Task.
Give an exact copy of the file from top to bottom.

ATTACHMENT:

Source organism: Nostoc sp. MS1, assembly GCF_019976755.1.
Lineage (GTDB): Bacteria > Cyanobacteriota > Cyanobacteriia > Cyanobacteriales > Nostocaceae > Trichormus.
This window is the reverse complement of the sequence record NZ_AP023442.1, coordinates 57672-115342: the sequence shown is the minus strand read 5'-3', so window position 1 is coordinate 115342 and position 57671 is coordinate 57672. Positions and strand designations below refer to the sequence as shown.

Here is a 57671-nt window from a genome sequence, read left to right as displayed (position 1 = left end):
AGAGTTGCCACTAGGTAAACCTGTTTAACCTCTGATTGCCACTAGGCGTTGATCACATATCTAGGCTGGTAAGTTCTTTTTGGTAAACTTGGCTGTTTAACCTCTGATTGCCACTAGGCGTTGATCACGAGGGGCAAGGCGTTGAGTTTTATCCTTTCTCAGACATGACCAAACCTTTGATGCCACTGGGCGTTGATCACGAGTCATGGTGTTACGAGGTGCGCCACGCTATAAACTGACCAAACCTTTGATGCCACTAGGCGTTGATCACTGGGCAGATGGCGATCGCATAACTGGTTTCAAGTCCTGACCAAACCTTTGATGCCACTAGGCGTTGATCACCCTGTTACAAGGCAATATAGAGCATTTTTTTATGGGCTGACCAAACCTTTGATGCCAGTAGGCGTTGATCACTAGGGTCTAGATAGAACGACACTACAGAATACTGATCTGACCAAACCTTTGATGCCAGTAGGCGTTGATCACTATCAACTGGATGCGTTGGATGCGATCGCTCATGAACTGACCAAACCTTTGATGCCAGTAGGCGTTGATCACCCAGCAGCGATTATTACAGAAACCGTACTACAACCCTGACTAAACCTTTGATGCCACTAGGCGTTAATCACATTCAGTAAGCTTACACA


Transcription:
Source organism: Nostoc sp. MS1, assembly GCF_019976755.1.
Lineage (GTDB): Bacteria > Cyanobacteriota > Cyanobacteriia > Cyanobacteriales > Nostocaceae > Trichormus.
This window is the reverse complement of the sequence record NZ_AP023442.1, coordinates 57672-115342: the sequence shown is the minus strand read 5'-3', so window position 1 is coordinate 115342 and position 57671 is coordinate 57672. Positions and strand designations below refer to the sequence as shown.

Here is a 57671-nt window from a genome sequence, read left to right as displayed (position 1 = left end):
AGAGTTGCCACTAGGTAAACCTGTTTAACCTCTGATTGCCACTAGGCGTTGATCACATATCTAGGCTGGTAAGTTCTTTTTGGTAAACTTGGCTGTTTAACCTCTGATTGCCACTAGGCGTTGATCACGAGGGGCAAGGCGTTGAGTTTTATCCTTTCTCAGACATGACCAAACCTTTGATGCCACTGGGCGTTGATCACGAGTCATGGTGTTACGAGGTGCGCCACGCTATAAACTGACCAAACCTTTGATGCCACTAGGCGTTGATCACTGGGCAGATGGCGATCGCATAACTGGTTTCAAGTCCTGACCAAACCTTTGATGCCACTAGGCGTTGATCACCCTGTTACAAGGCAATATAGAGCATTTTTTTATGGGCTGACCAAACCTTTGATGCCAGTAGGCGTTGATCACTAGGGTCTAGATAGAACGACACTACAGAATACTGATCTGACCAAACCTTTGATGCCAGTAGGCGTTGATCACTATCAACTGGATGCGTTGGATGCGATCGCTCATGAACTGACCAAACCTTTGATGCCAGTAGGCGTTGATCACCCAGCAGCGATTATTACAGAAACCGTACTACAACCCTGACTAAACCTTTGATGCCACTAGGCGTTAATCACATTCAGTAAGCTTACACA